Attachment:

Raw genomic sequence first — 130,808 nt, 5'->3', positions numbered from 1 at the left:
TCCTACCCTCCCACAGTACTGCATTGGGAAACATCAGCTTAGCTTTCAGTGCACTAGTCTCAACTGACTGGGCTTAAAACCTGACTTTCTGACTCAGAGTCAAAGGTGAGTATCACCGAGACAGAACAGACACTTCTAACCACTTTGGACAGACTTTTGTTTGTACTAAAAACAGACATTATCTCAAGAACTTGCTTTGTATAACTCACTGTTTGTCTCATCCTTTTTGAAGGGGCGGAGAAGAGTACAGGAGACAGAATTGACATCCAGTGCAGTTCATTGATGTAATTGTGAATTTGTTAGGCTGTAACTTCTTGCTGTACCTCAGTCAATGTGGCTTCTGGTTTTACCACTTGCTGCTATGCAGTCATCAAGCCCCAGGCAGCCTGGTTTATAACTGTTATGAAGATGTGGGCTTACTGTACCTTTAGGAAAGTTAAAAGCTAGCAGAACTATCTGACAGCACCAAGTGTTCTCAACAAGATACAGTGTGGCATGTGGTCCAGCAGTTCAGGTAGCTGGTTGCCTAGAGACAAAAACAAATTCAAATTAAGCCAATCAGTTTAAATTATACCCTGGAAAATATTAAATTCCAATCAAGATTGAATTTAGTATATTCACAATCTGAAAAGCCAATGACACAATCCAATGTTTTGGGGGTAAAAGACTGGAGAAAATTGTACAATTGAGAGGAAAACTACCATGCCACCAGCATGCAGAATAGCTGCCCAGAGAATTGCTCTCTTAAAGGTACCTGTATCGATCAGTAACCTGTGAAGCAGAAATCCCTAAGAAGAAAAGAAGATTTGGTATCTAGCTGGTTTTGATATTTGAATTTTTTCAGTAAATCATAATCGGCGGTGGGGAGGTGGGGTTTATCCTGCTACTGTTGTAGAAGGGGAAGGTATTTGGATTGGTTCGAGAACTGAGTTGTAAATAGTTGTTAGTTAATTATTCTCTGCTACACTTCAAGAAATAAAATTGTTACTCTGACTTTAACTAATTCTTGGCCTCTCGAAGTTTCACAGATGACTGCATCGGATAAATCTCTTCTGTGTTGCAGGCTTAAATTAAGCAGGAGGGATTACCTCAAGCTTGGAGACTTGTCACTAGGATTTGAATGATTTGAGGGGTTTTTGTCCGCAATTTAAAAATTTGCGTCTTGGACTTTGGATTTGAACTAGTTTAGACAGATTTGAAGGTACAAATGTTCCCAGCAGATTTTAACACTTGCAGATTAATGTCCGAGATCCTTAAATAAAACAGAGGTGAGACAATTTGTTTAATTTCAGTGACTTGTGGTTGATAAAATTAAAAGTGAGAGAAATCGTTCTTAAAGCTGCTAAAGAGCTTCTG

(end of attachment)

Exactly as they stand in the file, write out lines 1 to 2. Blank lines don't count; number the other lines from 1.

Raw genomic sequence first — 130,808 nt, 5'->3', positions numbered from 1 at the left:
TCCTACCCTCCCACAGTACTGCATTGGGAAACATCAGCTTAGCTTTCAGTGCACTAGTCTCAACTGACTGGGCTTAAAACCTGACTTTCTGACTCAGAGTCAAAGGTGAGTATCACCGAGACAGAACAGACACTTCTAACCACTTTGGACAGACTTTTGTTTGTACTAAAAACAGACATTATCTCAAGAACTTGCTTTGTATAACTCACTGTTTGTCTCATCCTTTTTGAAGGGGCGGAGAAGAGTACAGGAGACAGAATTGACATCCAGTGCAGTTCATTGATGTAATTGTGAATTTGTTAGGCTGTAACTTCTTGCTGTACCTCAGTCAATGTGGCTTCTGGTTTTACCACTTGCTGCTATGCAGTCATCAAGCCCCAGGCAGCCTGGTTTATAACTGTTATGAAGATGTGGGCTTACTGTACCTTTAGGAAAGTTAAAAGCTAGCAGAACTATCTGACAGCACCAAGTGTTCTCAACAAGATACAGTGTGGCATGTGGTCCAGCAGTTCAGGTAGCTGGTTGCCTAGAGACAAAAACAAATTCAAATTAAGCCAATCAGTTTAAATTATACCCTGGAAAATATTAAATTCCAATCAAGATTGAATTTAGTATATTCACAATCTGAAAAGCCAATGACACAATCCAATGTTTTGGGGGTAAAAGACTGGAGAAAATTGTACAATTGAGAGGAAAACTACCATGCCACCAGCATGCAGAATAGCTGCCCAGAGAATTGCTCTCTTAAAGGTACCTGTATCGATCAGTAACCTGTGAAGCAGAAATCCCTAAGAAGAAAAGAAGATTTGGTATCTAGCTGGTTTTGATATTTGAATTTTTTCAGTAAATCATAATCGGCGGTGGGGAGGTGGGGTTTATCCTGCTACTGTTGTAGAAGGGGAAGGTATTTGGATTGGTTCGAGAACTGAGTTGTAAATAGTTGTTAGTTAATTATTCTCTGCTACACTTCAAGAAATAAAATTGTTACTCTGACTTTAACTAATTCTTGGCCTCTCGAAGTTTCACAGATGACTGCATCGGATAAATCTCTTCTGTGTTGCAGGCTTAAATTAAGCAGGAGGGATTACCTCAAGCTTGGAGACTTGTCACTAGGATTTGAATGATTTGAGGGGTTTTTGTCCGCAATTTAAAAATTTGCGTCTTGGACTTTGGATTTGAACTAGTTTAGACAGATTTGAAGGTACAAATGTTCCCAGCAGATTTTAACACTTGCAGATTAATGTCCGAGATCCTTAAATAAAACAGAGGTGAGACAATTTGTTTAATTTCAGTGACTTGTGGTTGATAAAATTAAAAGTGAGAGAAATCGTTCTTAAAGCTGCTAAAGAGCTTCTG